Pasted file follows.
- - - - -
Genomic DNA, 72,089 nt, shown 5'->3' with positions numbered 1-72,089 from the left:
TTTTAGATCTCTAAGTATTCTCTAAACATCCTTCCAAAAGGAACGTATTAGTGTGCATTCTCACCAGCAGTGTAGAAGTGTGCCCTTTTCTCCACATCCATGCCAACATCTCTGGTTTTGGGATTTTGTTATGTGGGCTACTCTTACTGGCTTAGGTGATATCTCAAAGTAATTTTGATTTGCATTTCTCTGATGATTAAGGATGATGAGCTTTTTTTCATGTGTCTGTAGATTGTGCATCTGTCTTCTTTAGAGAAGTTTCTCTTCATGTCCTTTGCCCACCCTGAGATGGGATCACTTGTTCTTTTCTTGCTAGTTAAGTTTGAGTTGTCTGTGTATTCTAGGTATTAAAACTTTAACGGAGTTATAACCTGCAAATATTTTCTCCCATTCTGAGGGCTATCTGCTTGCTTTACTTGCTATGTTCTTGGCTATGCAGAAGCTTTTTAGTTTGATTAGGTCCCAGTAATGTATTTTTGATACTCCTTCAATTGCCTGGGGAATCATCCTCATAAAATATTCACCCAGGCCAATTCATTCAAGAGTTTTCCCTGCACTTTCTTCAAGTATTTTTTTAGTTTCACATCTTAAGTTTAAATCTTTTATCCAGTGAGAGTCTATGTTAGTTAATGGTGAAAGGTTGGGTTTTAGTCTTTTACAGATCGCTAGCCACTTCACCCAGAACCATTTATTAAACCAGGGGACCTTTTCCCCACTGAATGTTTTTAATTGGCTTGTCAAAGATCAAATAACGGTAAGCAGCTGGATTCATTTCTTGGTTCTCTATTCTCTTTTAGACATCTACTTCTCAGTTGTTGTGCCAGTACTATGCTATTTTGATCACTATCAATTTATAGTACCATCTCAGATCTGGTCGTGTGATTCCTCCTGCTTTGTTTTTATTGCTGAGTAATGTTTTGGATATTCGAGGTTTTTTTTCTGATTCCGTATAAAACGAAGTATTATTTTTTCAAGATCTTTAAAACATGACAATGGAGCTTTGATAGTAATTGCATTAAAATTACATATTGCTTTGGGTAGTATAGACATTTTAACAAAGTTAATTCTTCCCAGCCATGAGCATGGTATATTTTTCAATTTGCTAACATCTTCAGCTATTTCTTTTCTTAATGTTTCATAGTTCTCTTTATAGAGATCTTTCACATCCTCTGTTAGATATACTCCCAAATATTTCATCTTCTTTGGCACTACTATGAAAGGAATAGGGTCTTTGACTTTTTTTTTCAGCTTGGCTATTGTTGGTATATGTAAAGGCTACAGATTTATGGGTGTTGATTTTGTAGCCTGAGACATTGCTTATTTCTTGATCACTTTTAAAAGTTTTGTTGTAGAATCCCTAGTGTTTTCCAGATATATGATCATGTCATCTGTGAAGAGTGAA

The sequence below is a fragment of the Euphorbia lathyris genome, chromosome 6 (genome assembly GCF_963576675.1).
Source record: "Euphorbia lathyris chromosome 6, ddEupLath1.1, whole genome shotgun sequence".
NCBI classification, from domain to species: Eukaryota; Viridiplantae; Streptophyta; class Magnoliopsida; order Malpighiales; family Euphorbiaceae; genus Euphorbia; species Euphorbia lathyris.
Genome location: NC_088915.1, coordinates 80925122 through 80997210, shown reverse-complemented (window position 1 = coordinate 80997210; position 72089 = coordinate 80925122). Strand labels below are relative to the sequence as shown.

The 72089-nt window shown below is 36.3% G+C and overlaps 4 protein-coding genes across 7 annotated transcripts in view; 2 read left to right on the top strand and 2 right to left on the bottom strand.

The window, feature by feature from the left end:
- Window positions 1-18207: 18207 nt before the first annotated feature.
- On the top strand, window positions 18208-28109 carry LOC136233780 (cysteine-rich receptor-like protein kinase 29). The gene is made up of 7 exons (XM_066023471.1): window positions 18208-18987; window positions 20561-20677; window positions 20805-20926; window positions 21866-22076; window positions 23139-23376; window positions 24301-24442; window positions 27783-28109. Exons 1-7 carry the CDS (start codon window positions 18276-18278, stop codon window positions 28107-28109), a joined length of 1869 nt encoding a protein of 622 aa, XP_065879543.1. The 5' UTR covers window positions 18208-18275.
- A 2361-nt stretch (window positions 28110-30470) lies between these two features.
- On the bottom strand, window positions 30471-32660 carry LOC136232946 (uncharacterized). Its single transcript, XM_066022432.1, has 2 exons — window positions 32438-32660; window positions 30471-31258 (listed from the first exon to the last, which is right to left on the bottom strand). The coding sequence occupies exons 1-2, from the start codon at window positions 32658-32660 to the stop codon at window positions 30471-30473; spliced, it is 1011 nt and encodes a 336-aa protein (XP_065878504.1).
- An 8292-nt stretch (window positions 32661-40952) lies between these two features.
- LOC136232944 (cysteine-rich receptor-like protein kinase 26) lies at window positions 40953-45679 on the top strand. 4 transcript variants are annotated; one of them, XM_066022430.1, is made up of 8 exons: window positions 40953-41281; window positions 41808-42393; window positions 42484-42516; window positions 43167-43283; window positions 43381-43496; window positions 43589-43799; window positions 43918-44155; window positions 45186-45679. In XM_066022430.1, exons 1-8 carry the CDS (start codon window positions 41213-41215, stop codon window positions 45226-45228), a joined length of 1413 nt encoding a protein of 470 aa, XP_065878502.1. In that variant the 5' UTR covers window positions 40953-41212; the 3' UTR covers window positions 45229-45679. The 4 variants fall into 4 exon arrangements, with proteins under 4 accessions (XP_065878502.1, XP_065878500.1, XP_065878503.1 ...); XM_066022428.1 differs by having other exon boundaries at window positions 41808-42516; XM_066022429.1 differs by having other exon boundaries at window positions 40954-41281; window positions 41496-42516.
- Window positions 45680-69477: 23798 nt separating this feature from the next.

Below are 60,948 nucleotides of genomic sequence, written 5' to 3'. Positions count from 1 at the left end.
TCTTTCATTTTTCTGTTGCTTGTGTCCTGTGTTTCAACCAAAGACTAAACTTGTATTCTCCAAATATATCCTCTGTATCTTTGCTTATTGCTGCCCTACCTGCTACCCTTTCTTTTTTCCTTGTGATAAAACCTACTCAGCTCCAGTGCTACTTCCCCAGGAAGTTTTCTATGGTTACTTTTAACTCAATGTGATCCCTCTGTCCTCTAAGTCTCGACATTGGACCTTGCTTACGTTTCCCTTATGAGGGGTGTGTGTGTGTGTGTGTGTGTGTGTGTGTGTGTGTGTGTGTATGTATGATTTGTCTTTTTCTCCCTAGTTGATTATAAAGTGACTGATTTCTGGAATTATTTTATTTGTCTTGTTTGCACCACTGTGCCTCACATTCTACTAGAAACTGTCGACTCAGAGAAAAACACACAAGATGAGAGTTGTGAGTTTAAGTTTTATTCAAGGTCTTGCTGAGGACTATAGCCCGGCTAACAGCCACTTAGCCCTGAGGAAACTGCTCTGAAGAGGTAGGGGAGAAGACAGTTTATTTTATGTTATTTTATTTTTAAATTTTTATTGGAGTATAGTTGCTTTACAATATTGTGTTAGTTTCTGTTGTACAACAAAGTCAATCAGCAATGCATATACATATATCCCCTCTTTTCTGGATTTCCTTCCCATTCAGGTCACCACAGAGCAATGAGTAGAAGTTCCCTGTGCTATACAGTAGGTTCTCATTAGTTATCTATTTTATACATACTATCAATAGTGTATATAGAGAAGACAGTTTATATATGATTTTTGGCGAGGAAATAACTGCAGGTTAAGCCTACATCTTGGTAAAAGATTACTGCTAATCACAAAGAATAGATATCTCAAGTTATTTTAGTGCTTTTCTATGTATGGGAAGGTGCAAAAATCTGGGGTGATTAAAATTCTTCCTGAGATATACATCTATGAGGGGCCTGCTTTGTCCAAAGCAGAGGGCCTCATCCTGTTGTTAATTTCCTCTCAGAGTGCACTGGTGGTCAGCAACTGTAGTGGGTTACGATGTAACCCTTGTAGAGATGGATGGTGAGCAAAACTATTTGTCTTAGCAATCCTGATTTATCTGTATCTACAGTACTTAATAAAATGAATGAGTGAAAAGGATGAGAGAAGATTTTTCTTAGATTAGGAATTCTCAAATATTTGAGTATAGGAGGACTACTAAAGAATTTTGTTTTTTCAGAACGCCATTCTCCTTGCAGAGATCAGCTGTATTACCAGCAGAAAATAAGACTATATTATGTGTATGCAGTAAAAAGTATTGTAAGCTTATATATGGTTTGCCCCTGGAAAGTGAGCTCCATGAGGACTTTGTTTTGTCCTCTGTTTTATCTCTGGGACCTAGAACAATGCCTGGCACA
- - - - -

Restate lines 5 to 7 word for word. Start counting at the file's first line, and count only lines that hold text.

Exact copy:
NCBI classification, from domain to species: Eukaryota; Viridiplantae; Streptophyta; class Magnoliopsida; order Malpighiales; family Euphorbiaceae; genus Euphorbia; species Euphorbia lathyris.
Genome location: NC_088915.1, coordinates 80925122 through 80997210, shown reverse-complemented (window position 1 = coordinate 80997210; position 72089 = coordinate 80925122). Strand labels below are relative to the sequence as shown.

The 72089-nt window shown below is 36.3% G+C and overlaps 4 protein-coding genes across 7 annotated transcripts in view; 2 read left to right on the top strand and 2 right to left on the bottom strand.